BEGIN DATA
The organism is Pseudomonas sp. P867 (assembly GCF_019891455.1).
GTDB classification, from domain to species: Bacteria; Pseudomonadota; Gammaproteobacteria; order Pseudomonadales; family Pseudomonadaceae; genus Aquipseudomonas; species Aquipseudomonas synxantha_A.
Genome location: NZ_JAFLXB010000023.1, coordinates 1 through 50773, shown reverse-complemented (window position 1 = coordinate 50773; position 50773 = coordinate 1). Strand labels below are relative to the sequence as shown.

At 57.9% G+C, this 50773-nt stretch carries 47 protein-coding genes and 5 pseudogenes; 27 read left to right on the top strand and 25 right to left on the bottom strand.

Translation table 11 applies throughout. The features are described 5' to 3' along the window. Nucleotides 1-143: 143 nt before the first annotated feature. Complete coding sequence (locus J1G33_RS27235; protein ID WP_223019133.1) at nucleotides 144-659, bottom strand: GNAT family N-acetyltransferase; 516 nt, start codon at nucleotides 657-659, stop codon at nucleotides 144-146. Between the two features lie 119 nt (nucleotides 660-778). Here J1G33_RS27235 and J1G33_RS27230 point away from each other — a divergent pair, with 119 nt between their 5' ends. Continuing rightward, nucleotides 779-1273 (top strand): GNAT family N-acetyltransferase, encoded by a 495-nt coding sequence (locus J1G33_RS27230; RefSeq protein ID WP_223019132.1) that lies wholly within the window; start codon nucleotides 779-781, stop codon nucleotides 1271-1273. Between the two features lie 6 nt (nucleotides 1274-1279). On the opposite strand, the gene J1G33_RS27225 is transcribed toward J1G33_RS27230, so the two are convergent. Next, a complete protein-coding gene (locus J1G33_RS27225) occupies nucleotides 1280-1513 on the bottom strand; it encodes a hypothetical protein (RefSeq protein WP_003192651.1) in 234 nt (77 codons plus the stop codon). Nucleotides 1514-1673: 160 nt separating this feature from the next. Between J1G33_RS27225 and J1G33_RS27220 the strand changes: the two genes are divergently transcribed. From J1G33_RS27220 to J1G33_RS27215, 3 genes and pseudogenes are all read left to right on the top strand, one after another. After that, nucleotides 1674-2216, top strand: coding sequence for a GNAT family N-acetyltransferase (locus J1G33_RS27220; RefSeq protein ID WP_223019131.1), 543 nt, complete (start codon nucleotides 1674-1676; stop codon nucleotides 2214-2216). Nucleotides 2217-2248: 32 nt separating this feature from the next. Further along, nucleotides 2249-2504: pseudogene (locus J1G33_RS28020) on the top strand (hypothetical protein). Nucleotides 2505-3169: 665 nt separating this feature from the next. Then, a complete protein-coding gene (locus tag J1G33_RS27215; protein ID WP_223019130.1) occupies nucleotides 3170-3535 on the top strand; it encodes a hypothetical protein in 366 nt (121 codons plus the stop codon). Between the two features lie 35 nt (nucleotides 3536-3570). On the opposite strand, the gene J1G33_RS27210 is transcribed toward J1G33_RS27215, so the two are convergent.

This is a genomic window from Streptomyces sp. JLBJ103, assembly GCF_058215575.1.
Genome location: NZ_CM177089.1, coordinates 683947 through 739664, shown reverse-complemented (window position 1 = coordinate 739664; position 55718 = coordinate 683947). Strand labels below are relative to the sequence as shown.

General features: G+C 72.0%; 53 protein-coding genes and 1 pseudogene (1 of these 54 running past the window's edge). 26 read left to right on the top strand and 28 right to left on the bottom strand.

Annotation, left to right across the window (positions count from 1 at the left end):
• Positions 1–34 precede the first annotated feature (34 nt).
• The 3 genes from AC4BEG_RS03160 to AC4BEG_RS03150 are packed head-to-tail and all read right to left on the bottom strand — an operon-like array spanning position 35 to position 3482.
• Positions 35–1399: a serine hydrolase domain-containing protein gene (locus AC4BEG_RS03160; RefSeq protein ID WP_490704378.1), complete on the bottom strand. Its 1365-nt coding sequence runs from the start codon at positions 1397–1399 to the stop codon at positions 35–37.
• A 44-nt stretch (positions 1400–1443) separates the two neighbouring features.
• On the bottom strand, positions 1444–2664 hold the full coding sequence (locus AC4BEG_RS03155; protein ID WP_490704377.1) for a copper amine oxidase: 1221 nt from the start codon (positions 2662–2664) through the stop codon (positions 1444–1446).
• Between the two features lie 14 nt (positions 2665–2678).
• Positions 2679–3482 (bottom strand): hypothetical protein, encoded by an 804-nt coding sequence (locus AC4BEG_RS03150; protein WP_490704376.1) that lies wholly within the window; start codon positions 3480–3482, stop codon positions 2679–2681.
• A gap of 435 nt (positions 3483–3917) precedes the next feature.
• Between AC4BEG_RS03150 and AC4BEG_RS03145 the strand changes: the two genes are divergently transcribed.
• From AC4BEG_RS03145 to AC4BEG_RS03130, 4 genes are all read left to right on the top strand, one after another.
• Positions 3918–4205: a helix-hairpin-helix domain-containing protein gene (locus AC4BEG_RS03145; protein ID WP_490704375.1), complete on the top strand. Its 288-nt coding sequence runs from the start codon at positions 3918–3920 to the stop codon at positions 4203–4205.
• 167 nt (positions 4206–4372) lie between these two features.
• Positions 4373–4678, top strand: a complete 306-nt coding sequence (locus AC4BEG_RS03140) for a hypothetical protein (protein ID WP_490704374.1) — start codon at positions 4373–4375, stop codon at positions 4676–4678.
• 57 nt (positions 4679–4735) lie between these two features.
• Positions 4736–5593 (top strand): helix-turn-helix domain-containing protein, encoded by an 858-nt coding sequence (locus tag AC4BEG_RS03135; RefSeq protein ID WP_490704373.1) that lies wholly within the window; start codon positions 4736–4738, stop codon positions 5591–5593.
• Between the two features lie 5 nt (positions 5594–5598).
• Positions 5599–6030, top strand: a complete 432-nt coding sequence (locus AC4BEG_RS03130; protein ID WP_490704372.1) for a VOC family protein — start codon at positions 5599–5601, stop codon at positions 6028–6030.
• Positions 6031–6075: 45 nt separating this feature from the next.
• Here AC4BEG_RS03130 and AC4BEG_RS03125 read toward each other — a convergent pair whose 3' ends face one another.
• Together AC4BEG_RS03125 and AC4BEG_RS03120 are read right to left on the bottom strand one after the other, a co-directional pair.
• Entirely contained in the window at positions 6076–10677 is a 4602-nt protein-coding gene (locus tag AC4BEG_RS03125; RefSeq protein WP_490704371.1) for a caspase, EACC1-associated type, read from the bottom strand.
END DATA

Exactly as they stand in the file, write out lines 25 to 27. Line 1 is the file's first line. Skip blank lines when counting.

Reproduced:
• Between the two features lie 5 nt (positions 5594–5598).
• Positions 5599–6030, top strand: a complete 432-nt coding sequence (locus AC4BEG_RS03130; protein ID WP_490704372.1) for a VOC family protein — start codon at positions 5599–5601, stop codon at positions 6028–6030.
• Positions 6031–6075: 45 nt separating this feature from the next.